Amazon isn’t the only company trying out this type of hawking on an American audience. Instagram allows some influencers to sell products on livestreams through Instagram Shopping. Facebook made similar moves for small businesses this year. TikTok livestreamed a shopping event with Wal-Mart. And both Estée Lauder Companies and L’Oreal Group have hosted streams for some of their beauty brands.
“Everybody is thinking about this,” said Mark Yuan, a co-founder of And Luxe, a livestream e-commerce consultancy company in New York. “But they are rushing to it because of the pandemic. Before they had a choice. Now they have no choice.”
Mr. Yuan and Zoe Zhang started And Luxe to help bring Western brands to China but have recently seen an increase in inquiries from Western companies trying to get into e-commerce livestreaming. So far, Mr. Yuan said, no American company had quite mastered it. According to him, success entails more than just adding a video to the typical e-commerce experience. Instead what’s needed is a mix of content that isn’t tied to shopping but can attract new viewers, limited-time deals and even products exclusive to that livestream. That goes for all of the major tech companies trying to expand an audience.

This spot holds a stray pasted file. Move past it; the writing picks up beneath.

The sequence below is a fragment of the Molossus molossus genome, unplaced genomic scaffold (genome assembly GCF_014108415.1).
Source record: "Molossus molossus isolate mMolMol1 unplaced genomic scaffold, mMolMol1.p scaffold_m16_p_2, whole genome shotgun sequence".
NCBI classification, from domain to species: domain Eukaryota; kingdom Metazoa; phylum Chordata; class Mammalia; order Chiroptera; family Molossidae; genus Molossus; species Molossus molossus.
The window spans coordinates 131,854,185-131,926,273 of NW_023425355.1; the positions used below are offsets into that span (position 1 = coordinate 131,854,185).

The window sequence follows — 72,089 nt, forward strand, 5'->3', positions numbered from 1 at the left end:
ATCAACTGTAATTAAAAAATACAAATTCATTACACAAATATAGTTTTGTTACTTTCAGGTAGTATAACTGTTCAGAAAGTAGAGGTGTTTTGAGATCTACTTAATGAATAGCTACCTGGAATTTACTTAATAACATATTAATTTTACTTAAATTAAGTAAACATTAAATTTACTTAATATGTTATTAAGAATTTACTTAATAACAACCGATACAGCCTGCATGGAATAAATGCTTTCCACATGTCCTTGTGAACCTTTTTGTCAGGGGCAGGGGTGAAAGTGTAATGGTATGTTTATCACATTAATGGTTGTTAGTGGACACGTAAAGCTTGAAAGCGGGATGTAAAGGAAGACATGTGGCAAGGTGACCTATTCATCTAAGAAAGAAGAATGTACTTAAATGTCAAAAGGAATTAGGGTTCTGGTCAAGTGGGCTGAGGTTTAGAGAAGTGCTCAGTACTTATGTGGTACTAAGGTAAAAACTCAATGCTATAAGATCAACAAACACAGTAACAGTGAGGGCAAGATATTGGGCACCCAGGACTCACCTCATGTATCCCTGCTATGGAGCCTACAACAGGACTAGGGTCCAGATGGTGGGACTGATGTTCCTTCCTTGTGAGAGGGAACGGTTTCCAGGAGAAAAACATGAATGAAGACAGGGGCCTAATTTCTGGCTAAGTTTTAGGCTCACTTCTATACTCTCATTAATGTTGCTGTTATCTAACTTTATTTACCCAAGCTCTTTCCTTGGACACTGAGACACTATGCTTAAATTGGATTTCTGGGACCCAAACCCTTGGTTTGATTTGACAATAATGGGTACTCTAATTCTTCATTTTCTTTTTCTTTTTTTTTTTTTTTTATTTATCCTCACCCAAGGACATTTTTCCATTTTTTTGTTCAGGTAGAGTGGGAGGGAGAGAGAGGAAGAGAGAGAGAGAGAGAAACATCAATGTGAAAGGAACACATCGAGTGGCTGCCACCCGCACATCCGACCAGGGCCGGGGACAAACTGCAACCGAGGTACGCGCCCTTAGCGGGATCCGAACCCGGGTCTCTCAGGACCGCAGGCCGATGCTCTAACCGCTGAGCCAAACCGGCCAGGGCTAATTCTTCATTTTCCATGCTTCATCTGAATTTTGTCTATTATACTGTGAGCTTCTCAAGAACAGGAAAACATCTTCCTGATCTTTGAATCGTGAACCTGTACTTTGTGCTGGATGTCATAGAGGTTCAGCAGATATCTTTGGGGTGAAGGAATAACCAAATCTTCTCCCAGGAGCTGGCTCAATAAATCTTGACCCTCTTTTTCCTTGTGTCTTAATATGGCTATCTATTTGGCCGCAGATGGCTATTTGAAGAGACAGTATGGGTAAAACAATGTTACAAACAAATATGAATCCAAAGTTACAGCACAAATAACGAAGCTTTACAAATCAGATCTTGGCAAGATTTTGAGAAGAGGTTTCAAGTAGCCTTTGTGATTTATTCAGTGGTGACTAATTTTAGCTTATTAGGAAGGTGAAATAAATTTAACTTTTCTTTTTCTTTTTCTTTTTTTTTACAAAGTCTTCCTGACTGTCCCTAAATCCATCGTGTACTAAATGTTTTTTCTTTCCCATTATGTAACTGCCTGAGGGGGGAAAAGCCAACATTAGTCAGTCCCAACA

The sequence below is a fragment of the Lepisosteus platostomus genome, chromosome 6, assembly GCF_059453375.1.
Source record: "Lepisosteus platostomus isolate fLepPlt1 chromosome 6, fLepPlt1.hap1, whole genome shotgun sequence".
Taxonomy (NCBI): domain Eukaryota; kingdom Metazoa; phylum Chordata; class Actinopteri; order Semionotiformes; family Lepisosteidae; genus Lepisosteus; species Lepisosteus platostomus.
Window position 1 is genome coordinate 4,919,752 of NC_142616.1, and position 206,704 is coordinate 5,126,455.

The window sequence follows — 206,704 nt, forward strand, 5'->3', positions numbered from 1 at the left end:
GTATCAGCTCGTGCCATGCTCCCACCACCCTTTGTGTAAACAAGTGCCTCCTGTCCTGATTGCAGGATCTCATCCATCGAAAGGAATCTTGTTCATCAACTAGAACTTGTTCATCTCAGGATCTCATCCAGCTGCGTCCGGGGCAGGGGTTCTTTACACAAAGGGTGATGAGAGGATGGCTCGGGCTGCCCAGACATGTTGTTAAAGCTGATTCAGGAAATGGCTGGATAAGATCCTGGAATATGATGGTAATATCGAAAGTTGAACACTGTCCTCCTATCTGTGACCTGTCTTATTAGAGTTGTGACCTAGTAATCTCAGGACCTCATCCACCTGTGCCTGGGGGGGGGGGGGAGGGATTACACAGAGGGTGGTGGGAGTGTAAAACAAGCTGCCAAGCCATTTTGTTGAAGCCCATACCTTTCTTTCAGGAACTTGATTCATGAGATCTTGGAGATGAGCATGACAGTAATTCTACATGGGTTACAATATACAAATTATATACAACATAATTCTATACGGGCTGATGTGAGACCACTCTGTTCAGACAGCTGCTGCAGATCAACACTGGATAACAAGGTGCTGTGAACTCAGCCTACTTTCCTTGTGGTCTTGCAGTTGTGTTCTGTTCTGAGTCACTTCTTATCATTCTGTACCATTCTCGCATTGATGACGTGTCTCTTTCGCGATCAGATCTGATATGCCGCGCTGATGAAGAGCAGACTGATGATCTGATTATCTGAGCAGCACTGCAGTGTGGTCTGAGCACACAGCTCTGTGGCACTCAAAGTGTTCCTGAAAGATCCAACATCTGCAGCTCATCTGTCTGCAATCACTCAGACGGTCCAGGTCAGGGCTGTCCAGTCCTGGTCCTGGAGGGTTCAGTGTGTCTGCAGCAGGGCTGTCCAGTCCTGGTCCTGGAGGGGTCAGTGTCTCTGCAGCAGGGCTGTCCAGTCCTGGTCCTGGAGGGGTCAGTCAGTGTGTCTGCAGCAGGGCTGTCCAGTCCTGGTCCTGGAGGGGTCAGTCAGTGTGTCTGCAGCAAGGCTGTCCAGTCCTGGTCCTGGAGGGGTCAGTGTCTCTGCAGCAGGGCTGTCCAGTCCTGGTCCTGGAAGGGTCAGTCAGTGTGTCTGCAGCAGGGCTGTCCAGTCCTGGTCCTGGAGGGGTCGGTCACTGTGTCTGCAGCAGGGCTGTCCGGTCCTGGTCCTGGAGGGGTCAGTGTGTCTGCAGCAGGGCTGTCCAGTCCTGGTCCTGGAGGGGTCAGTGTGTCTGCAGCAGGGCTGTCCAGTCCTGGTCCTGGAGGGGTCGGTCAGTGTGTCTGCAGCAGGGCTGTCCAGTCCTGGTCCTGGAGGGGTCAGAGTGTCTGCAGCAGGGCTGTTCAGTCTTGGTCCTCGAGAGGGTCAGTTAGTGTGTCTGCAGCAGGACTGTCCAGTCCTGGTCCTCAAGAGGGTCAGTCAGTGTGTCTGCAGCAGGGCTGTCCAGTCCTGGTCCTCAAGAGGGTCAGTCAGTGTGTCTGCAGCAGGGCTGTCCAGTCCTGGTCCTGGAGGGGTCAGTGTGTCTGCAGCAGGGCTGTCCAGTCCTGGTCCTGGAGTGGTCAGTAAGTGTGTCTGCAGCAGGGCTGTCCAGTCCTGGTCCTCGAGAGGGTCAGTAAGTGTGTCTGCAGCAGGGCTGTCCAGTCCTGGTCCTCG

“If they want to become an e-commerce livestream marketplace,” Mr. Yuan said, “they will have to change a lot.”
Although e-commerce livestreams are still a niche enterprise in the United States, they are big business in China, where…